If you are going to write an opinion piece Schnieder, label it that way.

      • Submitted by Pat Terry on 06/28/2019 - 12:38 pm.

        She was also wrong about 3 women, since Gabbard (who is really a Republican but lives in one-party Hawaii) was extremely anti-choice until recently.

        • Submitted by Solly Johnson on 07/01/2019 - 12:04 am.

          Gabbard, a military veteran who served two tours in foreign wars, is the only one who has taken a strong stance against regime change wars and economic sanctions. Most of the others on that stage have supported Trump’s interventionist foreign policies.

  12. Submitted by Jeffrey Kolnick on 06/27/2019 - 05:38 pm.

    Senator Klobuchar will need to work on making a better appeal to voters of color. I am sure there are many Minnesotans who can help her craft a better message and I know they will help her stay on task solving problems that are specific to people of color and cannot be solved by helping everyone.

  13. Submitted by Kamille Cheese on 06/27/2019 - 06:04 pm.

    I wasn’t too impressed by any of these candidates, kind of “ho-hum”. I’ll be watching tonight.

  14. Submitted by Michael Ofjord on 06/27/2019 - 09:02 pm.

    Am I the only one who finds Warren a good candidate but on the self-righteous, preachy side?

  15. Submitted by Jim Spensley on 06/28/2019 - 09:16 am.

    I wonder, from lack of acknowledgement of documentation submitted to her office and campaign, how important climate change reversal would be in a Klobuchar West Wing. In particular, how she can vote for GHG exemptions for DOT and FAA and not criticize the President for diverting the formal EPA/FAA Finding (2015) that (increasingly) GHG emissions from commercial aviation operations (now greater per average flight and airport.operation than then) are a public health threat.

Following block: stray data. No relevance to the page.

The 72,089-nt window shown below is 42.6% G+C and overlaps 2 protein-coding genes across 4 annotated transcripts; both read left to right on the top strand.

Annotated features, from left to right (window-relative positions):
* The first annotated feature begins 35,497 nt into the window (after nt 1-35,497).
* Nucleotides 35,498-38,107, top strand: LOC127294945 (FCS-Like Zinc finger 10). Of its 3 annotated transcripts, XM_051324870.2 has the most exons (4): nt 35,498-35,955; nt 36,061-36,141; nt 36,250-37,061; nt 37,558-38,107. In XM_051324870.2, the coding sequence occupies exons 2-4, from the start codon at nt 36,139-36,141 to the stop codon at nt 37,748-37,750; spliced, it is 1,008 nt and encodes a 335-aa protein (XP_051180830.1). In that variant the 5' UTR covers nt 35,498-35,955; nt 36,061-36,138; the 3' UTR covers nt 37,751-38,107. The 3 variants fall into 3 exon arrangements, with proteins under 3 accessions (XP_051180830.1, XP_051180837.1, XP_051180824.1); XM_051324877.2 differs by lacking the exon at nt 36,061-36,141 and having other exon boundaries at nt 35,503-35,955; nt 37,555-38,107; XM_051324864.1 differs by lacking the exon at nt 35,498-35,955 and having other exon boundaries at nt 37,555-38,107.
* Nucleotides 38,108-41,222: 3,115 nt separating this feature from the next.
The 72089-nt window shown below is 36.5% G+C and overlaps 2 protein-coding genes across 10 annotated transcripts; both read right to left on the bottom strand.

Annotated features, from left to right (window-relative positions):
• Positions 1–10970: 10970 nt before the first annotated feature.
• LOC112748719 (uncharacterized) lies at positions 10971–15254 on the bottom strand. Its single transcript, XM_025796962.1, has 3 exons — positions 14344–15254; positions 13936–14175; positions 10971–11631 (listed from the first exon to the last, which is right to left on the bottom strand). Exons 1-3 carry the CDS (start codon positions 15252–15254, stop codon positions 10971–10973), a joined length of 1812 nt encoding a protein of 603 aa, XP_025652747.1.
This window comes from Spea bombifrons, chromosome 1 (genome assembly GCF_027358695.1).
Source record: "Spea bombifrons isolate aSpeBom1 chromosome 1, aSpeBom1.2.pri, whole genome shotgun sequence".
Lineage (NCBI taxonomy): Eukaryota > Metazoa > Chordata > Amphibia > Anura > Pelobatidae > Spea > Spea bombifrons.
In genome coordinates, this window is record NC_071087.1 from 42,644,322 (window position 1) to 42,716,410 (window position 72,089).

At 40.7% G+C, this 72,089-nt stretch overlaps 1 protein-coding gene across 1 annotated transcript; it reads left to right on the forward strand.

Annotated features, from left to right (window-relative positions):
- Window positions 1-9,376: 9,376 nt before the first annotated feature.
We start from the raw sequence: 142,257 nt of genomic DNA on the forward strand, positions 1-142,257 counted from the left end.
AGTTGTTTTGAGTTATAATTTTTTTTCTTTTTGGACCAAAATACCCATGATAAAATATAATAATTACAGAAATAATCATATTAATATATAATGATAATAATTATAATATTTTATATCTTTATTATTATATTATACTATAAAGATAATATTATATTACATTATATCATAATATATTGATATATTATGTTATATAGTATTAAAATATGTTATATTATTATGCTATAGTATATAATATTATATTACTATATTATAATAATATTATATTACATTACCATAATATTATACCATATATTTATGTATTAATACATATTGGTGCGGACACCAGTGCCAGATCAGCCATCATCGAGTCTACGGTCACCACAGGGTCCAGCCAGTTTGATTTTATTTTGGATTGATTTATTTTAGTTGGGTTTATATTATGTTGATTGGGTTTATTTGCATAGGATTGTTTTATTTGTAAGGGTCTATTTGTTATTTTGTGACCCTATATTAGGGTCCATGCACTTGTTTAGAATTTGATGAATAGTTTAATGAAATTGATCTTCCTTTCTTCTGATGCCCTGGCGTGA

16. Submitted by Eric Snyder on 06/28/2019 - 12:13 pm.


    “I am just simply concerned about kicking half of America off of their health insurance in four years, which is exactly what this bill says…”

    Has it possibly occurred to the senator that this is exactly what a great many people would welcome?

    How many people, if they were to achieve a level of knowledge about alternatives, would still want to retain these features of the American health insurance system?:

    -large and exploitive deductibles—or any deductible at all
    -high premiums that still allow insurance companies to scam their customers for 20% of bills
    -poor quality health insurance plans (which constitute the great majority) that are designed to maximize profits and minimize the consumer’s financial security
    -being socked with financially crippling bills even with insurance
    -paying into a health insurance system that awards riches to executives who haven’t earned it, and which then enables them to corrupt democratic decision making

    All of these could be eliminated and at lower cost under a reformed system.

    American health care insurance is highly inefficient and dysfunctional for most people, and has necessitated a high degree of rationing. It’s replete with perverse incentives. Internationally it’s viewed as a system to avoid. The harms it causes the public have been well documented for years.

    And yet here we have Klobuchar offering a pseudo-argument against change.